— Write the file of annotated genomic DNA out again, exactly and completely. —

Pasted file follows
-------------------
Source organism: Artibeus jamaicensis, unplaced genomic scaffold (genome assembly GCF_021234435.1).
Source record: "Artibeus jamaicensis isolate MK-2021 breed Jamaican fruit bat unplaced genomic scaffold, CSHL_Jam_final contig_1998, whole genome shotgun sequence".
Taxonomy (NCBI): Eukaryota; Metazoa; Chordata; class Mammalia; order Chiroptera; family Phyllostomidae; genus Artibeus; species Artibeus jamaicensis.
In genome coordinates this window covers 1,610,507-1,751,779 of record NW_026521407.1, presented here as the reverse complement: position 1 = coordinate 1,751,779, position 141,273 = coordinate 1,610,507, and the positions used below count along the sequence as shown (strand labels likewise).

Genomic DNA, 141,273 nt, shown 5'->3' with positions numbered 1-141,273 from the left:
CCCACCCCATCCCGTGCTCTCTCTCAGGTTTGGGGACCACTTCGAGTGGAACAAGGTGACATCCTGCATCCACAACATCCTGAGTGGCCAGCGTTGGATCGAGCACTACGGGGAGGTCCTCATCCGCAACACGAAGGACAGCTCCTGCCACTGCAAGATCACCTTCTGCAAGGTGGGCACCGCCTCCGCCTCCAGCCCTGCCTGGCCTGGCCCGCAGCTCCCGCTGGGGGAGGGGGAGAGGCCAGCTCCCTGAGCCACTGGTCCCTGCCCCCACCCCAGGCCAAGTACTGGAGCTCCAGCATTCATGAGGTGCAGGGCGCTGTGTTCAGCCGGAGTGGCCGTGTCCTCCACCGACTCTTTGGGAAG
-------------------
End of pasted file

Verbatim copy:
Source organism: Artibeus jamaicensis, unplaced genomic scaffold (genome assembly GCF_021234435.1).
Source record: "Artibeus jamaicensis isolate MK-2021 breed Jamaican fruit bat unplaced genomic scaffold, CSHL_Jam_final contig_1998, whole genome shotgun sequence".
Taxonomy (NCBI): Eukaryota; Metazoa; Chordata; class Mammalia; order Chiroptera; family Phyllostomidae; genus Artibeus; species Artibeus jamaicensis.
In genome coordinates this window covers 1,610,507-1,751,779 of record NW_026521407.1, presented here as the reverse complement: position 1 = coordinate 1,751,779, position 141,273 = coordinate 1,610,507, and the positions used below count along the sequence as shown (strand labels likewise).

Genomic DNA, 141,273 nt, shown 5'->3' with positions numbered 1-141,273 from the left:
CCCACCCCATCCCGTGCTCTCTCTCAGGTTTGGGGACCACTTCGAGTGGAACAAGGTGACATCCTGCATCCACAACATCCTGAGTGGCCAGCGTTGGATCGAGCACTACGGGGAGGTCCTCATCCGCAACACGAAGGACAGCTCCTGCCACTGCAAGATCACCTTCTGCAAGGTGGGCACCGCCTCCGCCTCCAGCCCTGCCTGGCCTGGCCCGCAGCTCCCGCTGGGGGAGGGGGAGAGGCCAGCTCCCTGAGCCACTGGTCCCTGCCCCCACCCCAGGCCAAGTACTGGAGCTCCAGCATTCATGAGGTGCAGGGCGCTGTGTTCAGCCGGAGTGGCCGTGTCCTCCACCGACTCTTTGGGAAG